The core IACA Training Series courses were developed in conjunction with the IACA certification process. The Certification Committee developed specific skill set areas to test analysts through the certification process. The IACA Training Series committee took these skill sets and created five core course outlines to address these specific topics. Curriculum developers were then selected based upon their crime analysis experience, specific skill knowledge and their teaching/curriculum development experience. These curriculums were developed so that, regardless of the instructor, students will receive the same skill set instruction to prepare for the certification exam. Additional classes have been added as the profession as evolved and to meet specific needs and requests from the membership.

All IACA classes will prepare students to take the IACA certification exam, however the online classes Essential Skills I and II were specifically designed to prep for the exam. Each of the classes cover specific skill sets tested during the certification exam. Please note students who take any IACA training series classes will not automatically be qualified to take the certification exam. In order to take the test, students must complete the certification application and meet a minimum number of points, based on work experience, education and other factors. Please visit the IACA Certification page for more information on this process.

Host agencies/associations must provide either a computer lab (for Tactical Crime Analysis, Computer Applications, and Crime Mapping) or a lecture/meeting room (for Fundamentals and Problem Analysis) for each class. Computer labs must have a minimum of 14 computers (not counting the instructor computer) and lecture/meetings rooms must seat 20 students comfortably.

Computer-based courses held in a computer lab have specific software requirements. If an agency decides to host a Tactical Crime Analysis class or Computer Applications class, the computer lab must be equipped with Windows XP and Microsoft Office 2007 or higher. To host a Crime Mapping class, the computer lab must be equipped with ESRI’s ArcGIS 10 and the Spatial Analyst extension for each student. If your lab does not already own licenses for ArcGIS 10, then you cannot host the Crime Mapping class as there is no way to procure the licenses. We’re currently working on a version of the class using ArcGIS Pro.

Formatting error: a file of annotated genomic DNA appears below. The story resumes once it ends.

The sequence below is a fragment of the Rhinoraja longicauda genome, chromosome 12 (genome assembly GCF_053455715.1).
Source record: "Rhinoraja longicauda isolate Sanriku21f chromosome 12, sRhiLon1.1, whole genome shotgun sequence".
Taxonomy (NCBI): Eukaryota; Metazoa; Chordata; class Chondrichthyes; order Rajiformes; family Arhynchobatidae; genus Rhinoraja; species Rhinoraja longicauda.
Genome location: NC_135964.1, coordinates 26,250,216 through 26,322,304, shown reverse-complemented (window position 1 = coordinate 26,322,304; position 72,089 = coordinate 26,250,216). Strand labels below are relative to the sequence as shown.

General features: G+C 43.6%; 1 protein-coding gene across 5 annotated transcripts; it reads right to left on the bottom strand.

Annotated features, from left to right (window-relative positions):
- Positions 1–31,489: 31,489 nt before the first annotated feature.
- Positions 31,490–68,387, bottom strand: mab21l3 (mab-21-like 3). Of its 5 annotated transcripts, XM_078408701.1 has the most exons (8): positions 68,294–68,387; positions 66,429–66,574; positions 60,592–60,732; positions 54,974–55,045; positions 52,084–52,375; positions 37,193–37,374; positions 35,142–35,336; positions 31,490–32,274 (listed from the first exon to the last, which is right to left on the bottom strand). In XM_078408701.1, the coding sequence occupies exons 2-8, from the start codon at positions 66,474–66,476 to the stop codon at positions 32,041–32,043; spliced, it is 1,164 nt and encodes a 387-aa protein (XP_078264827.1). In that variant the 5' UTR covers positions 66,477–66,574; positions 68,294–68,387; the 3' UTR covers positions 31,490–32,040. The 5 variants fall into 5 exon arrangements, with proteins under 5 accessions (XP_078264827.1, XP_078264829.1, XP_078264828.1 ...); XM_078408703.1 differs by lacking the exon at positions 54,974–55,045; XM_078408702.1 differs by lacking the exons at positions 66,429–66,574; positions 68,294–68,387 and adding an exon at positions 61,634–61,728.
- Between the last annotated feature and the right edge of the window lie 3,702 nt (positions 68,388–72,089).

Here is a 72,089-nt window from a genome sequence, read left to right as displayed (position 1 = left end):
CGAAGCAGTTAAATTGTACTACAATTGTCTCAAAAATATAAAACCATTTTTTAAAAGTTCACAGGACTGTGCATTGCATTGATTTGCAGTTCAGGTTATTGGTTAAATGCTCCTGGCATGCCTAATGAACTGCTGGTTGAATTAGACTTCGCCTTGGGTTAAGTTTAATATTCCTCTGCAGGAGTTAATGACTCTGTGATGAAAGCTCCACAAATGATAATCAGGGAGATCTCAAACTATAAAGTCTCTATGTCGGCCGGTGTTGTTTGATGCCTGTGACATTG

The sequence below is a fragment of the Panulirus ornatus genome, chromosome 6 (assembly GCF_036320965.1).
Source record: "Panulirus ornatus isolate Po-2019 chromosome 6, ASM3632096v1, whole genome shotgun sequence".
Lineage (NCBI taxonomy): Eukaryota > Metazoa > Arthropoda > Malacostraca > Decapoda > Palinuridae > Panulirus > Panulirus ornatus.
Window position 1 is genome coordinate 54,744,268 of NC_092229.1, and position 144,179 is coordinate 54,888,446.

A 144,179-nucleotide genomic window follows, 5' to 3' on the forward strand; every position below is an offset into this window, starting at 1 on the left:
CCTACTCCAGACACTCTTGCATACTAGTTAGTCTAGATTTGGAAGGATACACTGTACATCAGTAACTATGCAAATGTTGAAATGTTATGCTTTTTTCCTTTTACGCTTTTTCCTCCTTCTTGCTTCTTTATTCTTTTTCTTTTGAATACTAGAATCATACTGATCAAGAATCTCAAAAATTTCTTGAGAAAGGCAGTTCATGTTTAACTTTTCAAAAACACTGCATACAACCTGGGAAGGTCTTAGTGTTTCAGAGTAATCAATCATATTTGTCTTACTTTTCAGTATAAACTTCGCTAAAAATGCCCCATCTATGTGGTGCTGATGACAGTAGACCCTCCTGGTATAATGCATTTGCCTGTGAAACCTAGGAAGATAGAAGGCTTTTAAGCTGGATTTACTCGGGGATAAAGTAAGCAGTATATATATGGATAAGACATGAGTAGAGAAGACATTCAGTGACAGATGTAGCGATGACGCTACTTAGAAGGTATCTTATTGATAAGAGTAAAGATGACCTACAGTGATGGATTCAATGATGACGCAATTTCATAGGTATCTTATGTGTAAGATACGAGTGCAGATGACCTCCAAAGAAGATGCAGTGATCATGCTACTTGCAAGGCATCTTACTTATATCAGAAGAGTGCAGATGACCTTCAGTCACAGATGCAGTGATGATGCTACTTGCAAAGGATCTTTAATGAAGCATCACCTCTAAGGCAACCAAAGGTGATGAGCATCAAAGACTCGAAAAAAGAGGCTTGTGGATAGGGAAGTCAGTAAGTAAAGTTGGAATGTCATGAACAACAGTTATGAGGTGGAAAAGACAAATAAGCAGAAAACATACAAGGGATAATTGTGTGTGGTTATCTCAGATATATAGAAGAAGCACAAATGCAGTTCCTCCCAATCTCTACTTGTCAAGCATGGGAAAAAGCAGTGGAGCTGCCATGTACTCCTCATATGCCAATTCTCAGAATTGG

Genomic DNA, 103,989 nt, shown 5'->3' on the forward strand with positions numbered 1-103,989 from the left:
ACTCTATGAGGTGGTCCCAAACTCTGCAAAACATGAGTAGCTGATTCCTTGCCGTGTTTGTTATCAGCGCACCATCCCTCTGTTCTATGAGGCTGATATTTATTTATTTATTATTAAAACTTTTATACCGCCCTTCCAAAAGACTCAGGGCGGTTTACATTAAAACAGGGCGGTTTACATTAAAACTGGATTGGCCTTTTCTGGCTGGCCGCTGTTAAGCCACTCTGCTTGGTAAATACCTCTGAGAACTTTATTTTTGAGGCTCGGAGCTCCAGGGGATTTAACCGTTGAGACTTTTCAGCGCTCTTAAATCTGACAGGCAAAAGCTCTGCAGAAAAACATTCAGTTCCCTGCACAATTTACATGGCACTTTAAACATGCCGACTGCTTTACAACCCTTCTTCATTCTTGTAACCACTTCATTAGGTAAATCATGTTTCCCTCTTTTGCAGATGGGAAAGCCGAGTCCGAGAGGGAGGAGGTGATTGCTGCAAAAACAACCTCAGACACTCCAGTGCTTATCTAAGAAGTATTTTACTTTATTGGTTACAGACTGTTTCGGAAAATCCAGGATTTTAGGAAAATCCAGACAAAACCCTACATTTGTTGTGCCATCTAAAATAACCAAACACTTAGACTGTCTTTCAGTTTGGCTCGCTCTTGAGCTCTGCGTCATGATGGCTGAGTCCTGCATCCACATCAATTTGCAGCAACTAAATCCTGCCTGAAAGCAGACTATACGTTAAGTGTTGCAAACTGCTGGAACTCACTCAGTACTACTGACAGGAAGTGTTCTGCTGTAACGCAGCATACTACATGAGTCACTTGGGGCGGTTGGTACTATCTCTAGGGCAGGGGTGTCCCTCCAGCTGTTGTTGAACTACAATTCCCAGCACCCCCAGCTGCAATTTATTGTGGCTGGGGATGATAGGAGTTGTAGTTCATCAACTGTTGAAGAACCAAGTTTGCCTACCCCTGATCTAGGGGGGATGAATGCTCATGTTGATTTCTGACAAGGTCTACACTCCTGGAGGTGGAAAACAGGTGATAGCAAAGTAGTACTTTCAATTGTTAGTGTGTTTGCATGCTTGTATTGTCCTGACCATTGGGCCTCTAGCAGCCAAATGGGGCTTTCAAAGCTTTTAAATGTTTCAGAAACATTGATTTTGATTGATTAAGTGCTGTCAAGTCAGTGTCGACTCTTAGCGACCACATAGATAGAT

Training Classrooms/computer labs must be equipped with a laptop computer and projector for the instructor. The room must also have a dry erase board, Smartboard or flip charts for use by the instructor. The training facility must have ample parking and must be located near hotels and dining.

In order to host a class, the host agencies/associations must have 12 paid students registered for the class 15 business days prior to the first day of the class. If an agency has not met this minimum, the class may be cancelled. For every 9 paid students in the class, the host agency/association will receive one free seat in the class. If a host agency has 18 paid students registered for the class, the host agency will receive 2 free seats.

The IACA will not open up classes to more than 20 students. If the host agency/association requests a larger class size, an additional cost for a class/lab assistant will be assessed.

If you would like to host a class, please fill out this form and a member of the Training Committee will be in touch.

Tactical Crime Analysis, Computer Applications and Crime Mapping are taught in a computer lab. Although Fundamentals of Crime Analysis and Problem Analysis are lecture courses, students are encouraged to bring laptops to access the internet, Microsoft Word and other applications that apply to the course materials.

The benefit of a regional association hosting the IACA Training Series classes is twofold. First, crime analysts from agencies with little or no training budget can attend local, quality crime analysis training. Second, the local crime analysis association builds a partnership with the IACA and establishes a relationship for future training, lectures or conferences. In addition, local associations that host IACA Training Series classes split the class profit with the IACA. Several local associations have made $1,000+ for their association by hosting IACA classes. Lastly, local associations can offer their free seat(s) to local association members who may not have a training budget.

Yes! The IACA is constantly reviewing it’s course offerings. If there are topics you are interested in seeing developed into Specialty Topic Classes please contact us with your ideas.

Learn more about the requirements to become an instructor and download the application packet here: IACA Instructor Application Program.